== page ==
In addition to the town’s history, I’d also been schooled on family history as it unfolded in this town. I knew which Catholic church the Irish people went to and which one the Germans went to, where my maternal grandfather’s car lot had been, how my other grandfather worked at the old post office, now the site of the Indiana Football Hall of Fame, where my parents met, how my great aunt worked at the Hoosier Store , where the furniture store had stood before it caught fire in the 1968 explosion that killed a great uncle. I could locate the place where the interurban used to run, connecting Dayton to Indianapolis. I wondered at a postal system that had two deliveries a day and what it must have been like to live at a time when a horse and wagon brought milk (and ice!) directly to your house. I knew the location where the “girlie” shows used to be that an otherwise God-fearing great-great grandfather was reported to have visited with some regularity.
Somehow I knew it was important to remember and acknowledge this past, despite the fact that people in towns all over America had similar memories and histories. But I liked wallowing in the notion that somehow “my people” had been living life more lovely than I was, and so often I would spend as much time thinking about how it all “used to be” for them than I did noticing the present I was actually inhabiting.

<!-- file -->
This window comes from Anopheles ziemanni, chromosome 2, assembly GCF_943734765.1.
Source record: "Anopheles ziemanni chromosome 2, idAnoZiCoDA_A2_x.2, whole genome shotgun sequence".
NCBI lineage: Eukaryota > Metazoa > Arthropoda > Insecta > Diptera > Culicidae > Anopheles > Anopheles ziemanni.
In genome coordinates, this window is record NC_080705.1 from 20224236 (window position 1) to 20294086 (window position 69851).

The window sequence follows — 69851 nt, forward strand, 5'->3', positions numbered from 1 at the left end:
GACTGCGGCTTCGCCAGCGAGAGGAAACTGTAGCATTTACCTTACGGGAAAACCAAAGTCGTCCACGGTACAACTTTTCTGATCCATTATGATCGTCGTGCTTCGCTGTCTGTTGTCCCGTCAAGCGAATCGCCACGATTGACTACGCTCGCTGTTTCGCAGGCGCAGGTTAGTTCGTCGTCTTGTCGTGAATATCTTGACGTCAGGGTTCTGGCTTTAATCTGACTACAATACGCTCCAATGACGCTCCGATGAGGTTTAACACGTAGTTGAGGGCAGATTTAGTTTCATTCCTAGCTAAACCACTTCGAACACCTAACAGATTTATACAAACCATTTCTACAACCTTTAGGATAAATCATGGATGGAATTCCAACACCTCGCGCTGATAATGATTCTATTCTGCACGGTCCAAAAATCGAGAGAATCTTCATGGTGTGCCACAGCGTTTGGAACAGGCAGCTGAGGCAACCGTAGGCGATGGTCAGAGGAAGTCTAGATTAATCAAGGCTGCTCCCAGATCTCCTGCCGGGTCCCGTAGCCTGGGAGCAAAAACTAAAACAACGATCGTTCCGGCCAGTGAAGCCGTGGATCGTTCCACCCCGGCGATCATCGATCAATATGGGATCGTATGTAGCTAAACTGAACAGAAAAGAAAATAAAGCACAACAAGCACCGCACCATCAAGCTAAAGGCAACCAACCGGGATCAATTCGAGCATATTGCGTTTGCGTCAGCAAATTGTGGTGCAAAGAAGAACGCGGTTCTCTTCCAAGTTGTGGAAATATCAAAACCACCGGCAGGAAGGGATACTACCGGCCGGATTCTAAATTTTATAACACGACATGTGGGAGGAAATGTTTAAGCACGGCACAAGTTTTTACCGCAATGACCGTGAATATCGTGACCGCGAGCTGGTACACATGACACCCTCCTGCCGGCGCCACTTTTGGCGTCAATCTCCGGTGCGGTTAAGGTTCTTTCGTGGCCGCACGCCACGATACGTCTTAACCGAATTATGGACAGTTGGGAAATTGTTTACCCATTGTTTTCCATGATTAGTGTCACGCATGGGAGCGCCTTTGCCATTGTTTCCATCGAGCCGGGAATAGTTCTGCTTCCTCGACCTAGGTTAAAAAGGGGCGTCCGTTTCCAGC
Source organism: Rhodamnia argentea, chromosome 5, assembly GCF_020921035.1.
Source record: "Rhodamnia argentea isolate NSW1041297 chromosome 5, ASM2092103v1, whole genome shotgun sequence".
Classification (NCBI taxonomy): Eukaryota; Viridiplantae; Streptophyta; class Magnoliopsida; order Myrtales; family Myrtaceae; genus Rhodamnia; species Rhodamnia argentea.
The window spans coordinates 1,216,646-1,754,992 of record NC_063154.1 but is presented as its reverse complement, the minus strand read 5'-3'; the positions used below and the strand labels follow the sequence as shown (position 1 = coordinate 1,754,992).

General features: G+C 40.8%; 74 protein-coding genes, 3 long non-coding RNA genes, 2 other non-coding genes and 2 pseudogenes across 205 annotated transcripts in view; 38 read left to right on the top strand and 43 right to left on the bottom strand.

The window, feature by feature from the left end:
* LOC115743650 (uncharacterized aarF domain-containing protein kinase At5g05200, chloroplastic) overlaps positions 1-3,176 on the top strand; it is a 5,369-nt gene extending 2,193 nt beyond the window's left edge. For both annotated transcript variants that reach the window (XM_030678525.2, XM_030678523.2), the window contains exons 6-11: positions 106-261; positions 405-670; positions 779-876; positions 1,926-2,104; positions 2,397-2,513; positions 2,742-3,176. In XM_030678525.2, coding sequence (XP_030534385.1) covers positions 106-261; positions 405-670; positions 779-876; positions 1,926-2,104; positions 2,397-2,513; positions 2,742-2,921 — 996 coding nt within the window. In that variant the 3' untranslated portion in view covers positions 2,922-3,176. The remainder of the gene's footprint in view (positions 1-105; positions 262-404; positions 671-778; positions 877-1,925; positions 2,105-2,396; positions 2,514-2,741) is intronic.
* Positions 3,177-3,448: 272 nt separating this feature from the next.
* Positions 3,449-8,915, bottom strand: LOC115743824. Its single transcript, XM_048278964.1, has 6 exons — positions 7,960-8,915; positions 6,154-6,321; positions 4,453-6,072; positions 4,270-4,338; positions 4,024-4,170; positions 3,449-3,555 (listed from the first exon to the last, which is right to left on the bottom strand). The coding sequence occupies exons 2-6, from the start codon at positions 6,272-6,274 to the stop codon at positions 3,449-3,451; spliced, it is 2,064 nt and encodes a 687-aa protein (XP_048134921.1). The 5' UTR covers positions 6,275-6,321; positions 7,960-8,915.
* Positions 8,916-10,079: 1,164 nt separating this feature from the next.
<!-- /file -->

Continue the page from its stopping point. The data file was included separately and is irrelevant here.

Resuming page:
One day before I got married I was driving across the new bridge, hollering to myself about how ugly and modern it was compared to the old bridge. Suddenly, I was struck by the notion of how much simpler my life would be if I weren’t always reflecting on a past that wasn’t even mine. I imagined it would be the most astounding kind of liberation, not to have to feel your blood pressure go up when a favorite building was demolished or when another big box store usurped the heart of downtown. What would it be like to just live my life and not drive past the Leland Hotel without having bricks and mortar trigger a spiral of thoughts including the hotel’s former grandeur, how before it was a building, it was the site of a casket factory where my great grandfather worked at the end of the 19th century, and from there have my imagination take over with constructed memories about how hard it must have been for him to leave his parents in West Virginia, and how hard it must have been for them to leave Ireland and back and back and back . On a drive from one side of my small town to the other, I could have been crushed by the weight of other people’s histories.